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Why Alton Is Not the Capital of Illinois

 

From the Alton Weekly Telegraph, February 28, 1873

 

          We are indebted to the Hon. Ninian Edwards of Springfield for the following interesting article in regard to the popular vote cast in 1834 for the location of the State Capital:

 

          In accordance with a provision of the first Constitution of the State, the seat of Government was fixed at Vandalia for the term of twenty years - from the year 1818. During the session of the Legislature in 1833, a bill was introduced by Mr. Pierce of Greene county, providing for the appointment of Commissioners to permanently locate the State Capital. Although it was introduced and supported by the friends of Alton, it was warmly supported by John T. Stuart and other representatives of Sangamon county, and passed the House by a close vote. It was amended in the Senate by a clause submitted the question to a vote of the people, and in this form became a law.

 

          Although the passage of the bill did not meet the wishes of the Sangamon delegation, and of the northern portion of the State, they determined to make the most of it, and early in January 1834, a public meeting was called to Springfield for the purpose of uniting the northern portion of the State in favor of some place to be voted for at the general election to be held in August of that year. At this meeting a committee, consisting of John T. Stuart, George Farquar, E. D. Taylor, Stephen T. Logan, Peter Cartwright and Samuel Morris, was appointed to attend a District Convention at Rushville, for the purpose of agreeing upon some one of the places designated to be voted for as the permanent seat of government. This Convention met on the 7th of April, 1834, and organized by the election of Col. Samuel Alexander of Adams county, as Chairman, and on motion of the Hon. John T. Stuart, the following resolution was adopted:

 

          Resolved, That a select committee of seven be appointed to take into consideration what measures shall be adopted by this Convention for the permanent location of the seat of government of the State, in order to secure harmony and concert of action among ourselves; and that they report to this Convention by resolution or otherwise.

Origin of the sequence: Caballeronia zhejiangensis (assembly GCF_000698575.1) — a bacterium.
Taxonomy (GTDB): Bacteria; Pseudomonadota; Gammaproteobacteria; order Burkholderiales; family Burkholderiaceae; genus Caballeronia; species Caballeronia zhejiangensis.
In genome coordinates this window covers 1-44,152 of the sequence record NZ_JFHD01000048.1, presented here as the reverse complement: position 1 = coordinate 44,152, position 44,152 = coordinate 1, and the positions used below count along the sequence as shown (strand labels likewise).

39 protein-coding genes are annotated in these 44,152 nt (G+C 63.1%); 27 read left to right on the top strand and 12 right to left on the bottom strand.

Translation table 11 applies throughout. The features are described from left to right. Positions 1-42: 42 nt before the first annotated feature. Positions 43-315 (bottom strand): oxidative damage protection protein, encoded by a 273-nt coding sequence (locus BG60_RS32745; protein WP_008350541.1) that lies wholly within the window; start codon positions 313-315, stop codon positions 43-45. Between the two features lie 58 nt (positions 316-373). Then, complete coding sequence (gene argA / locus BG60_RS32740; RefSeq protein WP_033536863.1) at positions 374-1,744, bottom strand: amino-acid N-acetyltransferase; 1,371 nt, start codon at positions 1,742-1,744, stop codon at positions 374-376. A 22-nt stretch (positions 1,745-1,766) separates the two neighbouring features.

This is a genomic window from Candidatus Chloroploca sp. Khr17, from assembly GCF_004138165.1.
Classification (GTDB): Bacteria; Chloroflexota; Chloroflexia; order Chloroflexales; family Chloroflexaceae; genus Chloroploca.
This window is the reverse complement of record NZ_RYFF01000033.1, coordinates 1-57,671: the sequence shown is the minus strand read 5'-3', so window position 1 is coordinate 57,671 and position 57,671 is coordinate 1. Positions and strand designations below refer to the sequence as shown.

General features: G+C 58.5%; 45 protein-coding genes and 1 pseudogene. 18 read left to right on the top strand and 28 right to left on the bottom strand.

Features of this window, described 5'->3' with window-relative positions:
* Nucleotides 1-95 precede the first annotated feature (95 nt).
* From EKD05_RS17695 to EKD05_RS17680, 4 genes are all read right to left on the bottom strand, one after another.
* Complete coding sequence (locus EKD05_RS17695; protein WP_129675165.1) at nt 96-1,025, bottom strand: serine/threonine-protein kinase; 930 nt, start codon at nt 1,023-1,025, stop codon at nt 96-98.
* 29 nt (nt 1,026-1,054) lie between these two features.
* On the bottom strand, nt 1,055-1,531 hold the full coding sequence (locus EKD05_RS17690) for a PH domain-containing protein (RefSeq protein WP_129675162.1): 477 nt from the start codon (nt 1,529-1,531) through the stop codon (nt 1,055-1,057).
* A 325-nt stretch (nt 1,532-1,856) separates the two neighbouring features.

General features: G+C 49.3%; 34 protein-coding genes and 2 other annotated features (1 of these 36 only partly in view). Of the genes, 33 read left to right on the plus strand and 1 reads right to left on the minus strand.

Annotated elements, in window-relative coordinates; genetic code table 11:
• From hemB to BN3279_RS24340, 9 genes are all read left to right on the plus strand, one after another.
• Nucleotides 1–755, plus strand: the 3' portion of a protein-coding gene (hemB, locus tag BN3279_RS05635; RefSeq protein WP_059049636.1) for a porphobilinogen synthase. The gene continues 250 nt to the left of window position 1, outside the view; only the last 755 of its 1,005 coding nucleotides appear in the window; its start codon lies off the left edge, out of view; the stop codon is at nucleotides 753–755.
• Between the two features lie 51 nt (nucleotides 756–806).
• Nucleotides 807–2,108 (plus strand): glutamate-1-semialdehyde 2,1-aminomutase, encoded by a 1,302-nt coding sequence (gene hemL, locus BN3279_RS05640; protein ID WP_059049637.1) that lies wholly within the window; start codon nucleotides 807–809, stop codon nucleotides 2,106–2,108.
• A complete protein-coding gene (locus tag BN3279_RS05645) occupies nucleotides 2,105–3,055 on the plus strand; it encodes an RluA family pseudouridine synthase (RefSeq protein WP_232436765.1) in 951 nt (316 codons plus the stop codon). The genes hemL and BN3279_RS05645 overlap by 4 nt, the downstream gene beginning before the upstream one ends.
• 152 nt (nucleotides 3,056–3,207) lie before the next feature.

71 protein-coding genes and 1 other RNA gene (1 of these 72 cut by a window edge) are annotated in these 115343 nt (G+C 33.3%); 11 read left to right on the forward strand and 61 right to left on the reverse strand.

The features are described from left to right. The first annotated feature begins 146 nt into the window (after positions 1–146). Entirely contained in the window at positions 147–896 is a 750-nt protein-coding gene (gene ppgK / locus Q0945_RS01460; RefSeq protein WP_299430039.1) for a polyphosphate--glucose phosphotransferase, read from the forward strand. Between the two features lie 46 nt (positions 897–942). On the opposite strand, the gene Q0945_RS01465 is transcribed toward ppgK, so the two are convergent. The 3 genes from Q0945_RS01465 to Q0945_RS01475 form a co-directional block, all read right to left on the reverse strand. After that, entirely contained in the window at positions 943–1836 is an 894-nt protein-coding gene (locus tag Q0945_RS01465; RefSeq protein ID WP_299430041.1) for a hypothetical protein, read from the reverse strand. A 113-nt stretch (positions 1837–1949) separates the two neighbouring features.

This committee, of which Mr. Stuart was chairman, reported the following resolution:

 

          Resolved, That we recommend to our fellow citizens of the State at large, and more particularly to that portion of those whom we represent in this Convention, that at the next August election they vote for the town of Springfield in the county of Sangamon, to be the permanent seat of government of the State of Illinois, after the time prescribed in the Constitution for its remaining at Vandalia.

 

          Among the competing points in the northern part of the State, were Springfield and Peoria, and after a full discussion of the subject the above resolution was carried by a vote of yeas, 26; nays, 9.  A committee was then chosen to draft an address in accordance with the views of the convention, which was done and published in the leading papers of the State. The law provided that the place receiving the highest number of votes should be the permanent seat of government. The following statement shows the vote by counties:

 

AUGUST ELECTION, 1834

COUNTIES

VANDALIA

SPRINGFIELD

ALTON

JACKSONVILLE

GRAND CENTER

PEORIA

Madison

13

6

1292

 

2

3

Bond

183

 

150

     

Clinton

 

1

148

     

Gallatin

unreadable

104

86

 

27

 

Pope

126

1

241

1

12

1

Union

133

4

198

2

1

 

Alexander

21

4

21?

     

Franklin

350

2

159

1

   

St. Clair

192

13

631

   

5

Washington

124

 

169